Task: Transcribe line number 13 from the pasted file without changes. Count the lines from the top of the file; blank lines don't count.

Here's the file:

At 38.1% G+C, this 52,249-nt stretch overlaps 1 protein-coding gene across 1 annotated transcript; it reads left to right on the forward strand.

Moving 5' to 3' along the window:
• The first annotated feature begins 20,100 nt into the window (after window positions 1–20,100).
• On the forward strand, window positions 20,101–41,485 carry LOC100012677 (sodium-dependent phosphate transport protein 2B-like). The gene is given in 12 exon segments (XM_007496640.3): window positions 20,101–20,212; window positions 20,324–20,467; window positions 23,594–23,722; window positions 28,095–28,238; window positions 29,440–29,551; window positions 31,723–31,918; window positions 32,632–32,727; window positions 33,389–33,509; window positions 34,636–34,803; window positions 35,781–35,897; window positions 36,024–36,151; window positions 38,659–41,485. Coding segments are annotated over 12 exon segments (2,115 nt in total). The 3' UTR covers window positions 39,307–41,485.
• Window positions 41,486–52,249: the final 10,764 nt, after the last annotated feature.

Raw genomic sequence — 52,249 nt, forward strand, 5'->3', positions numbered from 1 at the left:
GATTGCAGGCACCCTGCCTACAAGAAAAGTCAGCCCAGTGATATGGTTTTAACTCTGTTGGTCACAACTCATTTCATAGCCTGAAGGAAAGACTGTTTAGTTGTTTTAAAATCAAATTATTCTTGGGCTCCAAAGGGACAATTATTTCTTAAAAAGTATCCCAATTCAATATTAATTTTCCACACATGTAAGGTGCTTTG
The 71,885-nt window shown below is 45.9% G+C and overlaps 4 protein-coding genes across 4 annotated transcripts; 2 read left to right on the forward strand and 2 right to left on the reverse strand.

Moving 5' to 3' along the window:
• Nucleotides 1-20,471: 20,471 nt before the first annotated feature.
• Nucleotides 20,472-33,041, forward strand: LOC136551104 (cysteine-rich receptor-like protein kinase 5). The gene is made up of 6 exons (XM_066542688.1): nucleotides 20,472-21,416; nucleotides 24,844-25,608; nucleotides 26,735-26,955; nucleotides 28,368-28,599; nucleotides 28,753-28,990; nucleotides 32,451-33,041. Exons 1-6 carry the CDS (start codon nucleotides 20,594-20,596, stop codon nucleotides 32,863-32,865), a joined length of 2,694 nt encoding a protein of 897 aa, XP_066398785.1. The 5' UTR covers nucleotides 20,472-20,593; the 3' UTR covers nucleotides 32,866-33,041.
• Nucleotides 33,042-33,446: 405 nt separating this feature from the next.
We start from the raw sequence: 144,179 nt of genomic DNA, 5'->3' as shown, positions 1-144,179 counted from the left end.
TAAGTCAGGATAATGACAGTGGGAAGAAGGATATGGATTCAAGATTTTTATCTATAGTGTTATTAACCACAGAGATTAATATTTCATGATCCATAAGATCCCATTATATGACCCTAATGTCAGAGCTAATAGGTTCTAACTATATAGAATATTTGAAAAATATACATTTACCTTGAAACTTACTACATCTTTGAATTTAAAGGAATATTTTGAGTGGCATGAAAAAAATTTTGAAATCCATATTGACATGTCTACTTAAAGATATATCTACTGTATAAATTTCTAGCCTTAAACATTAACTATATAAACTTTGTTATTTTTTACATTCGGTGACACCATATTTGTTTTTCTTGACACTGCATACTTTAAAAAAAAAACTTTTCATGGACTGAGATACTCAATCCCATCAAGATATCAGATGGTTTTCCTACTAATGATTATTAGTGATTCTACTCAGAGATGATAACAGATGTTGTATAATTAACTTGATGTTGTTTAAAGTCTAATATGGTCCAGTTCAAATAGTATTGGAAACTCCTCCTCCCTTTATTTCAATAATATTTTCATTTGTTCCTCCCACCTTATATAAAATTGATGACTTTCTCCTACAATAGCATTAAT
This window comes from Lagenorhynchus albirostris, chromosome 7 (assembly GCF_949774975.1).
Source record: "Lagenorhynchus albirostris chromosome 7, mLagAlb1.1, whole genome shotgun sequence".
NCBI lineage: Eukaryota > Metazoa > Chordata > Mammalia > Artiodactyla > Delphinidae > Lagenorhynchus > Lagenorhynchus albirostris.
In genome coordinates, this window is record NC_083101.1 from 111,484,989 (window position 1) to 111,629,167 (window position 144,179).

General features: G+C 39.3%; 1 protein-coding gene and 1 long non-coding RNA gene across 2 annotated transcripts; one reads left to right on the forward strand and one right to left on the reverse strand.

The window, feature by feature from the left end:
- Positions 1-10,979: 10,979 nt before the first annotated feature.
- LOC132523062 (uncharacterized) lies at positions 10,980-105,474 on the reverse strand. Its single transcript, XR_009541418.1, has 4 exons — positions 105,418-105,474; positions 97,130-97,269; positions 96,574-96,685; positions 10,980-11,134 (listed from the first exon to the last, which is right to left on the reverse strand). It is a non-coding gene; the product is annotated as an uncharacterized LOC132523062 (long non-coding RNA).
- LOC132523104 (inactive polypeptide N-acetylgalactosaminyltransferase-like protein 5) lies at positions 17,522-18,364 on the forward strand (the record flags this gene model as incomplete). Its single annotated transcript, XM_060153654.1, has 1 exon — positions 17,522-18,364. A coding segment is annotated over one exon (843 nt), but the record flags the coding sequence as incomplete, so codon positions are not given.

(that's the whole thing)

We start from the raw sequence: 144,179 nt of genomic DNA, 5'->3' as shown, positions 1-144,179 counted from the left end.